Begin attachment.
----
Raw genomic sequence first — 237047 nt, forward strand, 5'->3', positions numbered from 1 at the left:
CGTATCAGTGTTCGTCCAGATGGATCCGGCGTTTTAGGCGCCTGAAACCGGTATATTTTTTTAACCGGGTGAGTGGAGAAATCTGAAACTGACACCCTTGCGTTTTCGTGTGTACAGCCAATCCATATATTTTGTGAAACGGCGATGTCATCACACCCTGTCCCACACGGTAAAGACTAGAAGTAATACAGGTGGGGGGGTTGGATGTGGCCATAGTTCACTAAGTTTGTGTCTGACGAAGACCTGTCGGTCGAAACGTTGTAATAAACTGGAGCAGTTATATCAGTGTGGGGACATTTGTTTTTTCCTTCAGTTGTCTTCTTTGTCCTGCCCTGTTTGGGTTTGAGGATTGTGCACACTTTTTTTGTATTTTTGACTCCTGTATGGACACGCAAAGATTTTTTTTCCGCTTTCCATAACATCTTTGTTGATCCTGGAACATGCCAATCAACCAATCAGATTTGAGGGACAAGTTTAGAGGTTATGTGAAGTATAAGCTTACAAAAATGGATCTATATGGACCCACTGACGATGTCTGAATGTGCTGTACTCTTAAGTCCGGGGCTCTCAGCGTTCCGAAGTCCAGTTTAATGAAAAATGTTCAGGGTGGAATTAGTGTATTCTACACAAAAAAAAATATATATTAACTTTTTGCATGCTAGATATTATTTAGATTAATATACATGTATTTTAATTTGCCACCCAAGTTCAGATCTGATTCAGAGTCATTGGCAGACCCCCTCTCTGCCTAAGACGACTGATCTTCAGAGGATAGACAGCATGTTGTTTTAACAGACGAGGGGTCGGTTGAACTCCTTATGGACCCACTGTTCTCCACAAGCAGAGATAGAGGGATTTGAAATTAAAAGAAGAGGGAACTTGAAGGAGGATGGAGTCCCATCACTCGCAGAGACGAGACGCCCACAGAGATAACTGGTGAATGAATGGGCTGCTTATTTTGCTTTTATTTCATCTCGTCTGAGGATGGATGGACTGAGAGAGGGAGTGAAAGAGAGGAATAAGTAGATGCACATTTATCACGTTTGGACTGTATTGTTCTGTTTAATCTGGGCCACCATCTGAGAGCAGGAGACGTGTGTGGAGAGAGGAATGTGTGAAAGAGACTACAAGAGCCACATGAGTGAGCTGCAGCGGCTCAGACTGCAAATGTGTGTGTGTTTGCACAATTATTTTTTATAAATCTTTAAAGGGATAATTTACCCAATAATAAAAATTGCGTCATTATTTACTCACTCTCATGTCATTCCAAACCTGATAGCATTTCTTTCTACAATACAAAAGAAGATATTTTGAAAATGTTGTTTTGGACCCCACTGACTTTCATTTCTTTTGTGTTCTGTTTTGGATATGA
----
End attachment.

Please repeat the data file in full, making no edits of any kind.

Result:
Raw genomic sequence first — 237047 nt, forward strand, 5'->3', positions numbered from 1 at the left:
CGTATCAGTGTTCGTCCAGATGGATCCGGCGTTTTAGGCGCCTGAAACCGGTATATTTTTTTAACCGGGTGAGTGGAGAAATCTGAAACTGACACCCTTGCGTTTTCGTGTGTACAGCCAATCCATATATTTTGTGAAACGGCGATGTCATCACACCCTGTCCCACACGGTAAAGACTAGAAGTAATACAGGTGGGGGGGTTGGATGTGGCCATAGTTCACTAAGTTTGTGTCTGACGAAGACCTGTCGGTCGAAACGTTGTAATAAACTGGAGCAGTTATATCAGTGTGGGGACATTTGTTTTTTCCTTCAGTTGTCTTCTTTGTCCTGCCCTGTTTGGGTTTGAGGATTGTGCACACTTTTTTTGTATTTTTGACTCCTGTATGGACACGCAAAGATTTTTTTTCCGCTTTCCATAACATCTTTGTTGATCCTGGAACATGCCAATCAACCAATCAGATTTGAGGGACAAGTTTAGAGGTTATGTGAAGTATAAGCTTACAAAAATGGATCTATATGGACCCACTGACGATGTCTGAATGTGCTGTACTCTTAAGTCCGGGGCTCTCAGCGTTCCGAAGTCCAGTTTAATGAAAAATGTTCAGGGTGGAATTAGTGTATTCTACACAAAAAAAAATATATATTAACTTTTTGCATGCTAGATATTATTTAGATTAATATACATGTATTTTAATTTGCCACCCAAGTTCAGATCTGATTCAGAGTCATTGGCAGACCCCCTCTCTGCCTAAGACGACTGATCTTCAGAGGATAGACAGCATGTTGTTTTAACAGACGAGGGGTCGGTTGAACTCCTTATGGACCCACTGTTCTCCACAAGCAGAGATAGAGGGATTTGAAATTAAAAGAAGAGGGAACTTGAAGGAGGATGGAGTCCCATCACTCGCAGAGACGAGACGCCCACAGAGATAACTGGTGAATGAATGGGCTGCTTATTTTGCTTTTATTTCATCTCGTCTGAGGATGGATGGACTGAGAGAGGGAGTGAAAGAGAGGAATAAGTAGATGCACATTTATCACGTTTGGACTGTATTGTTCTGTTTAATCTGGGCCACCATCTGAGAGCAGGAGACGTGTGTGGAGAGAGGAATGTGTGAAAGAGACTACAAGAGCCACATGAGTGAGCTGCAGCGGCTCAGACTGCAAATGTGTGTGTGTTTGCACAATTATTTTTTATAAATCTTTAAAGGGATAATTTACCCAATAATAAAAATTGCGTCATTATTTACTCACTCTCATGTCATTCCAAACCTGATAGCATTTCTTTCTACAATACAAAAGAAGATATTTTGAAAATGTTGTTTTGGACCCCACTGACTTTCATTTCTTTTGTGTTCTGTTTTGGATATGA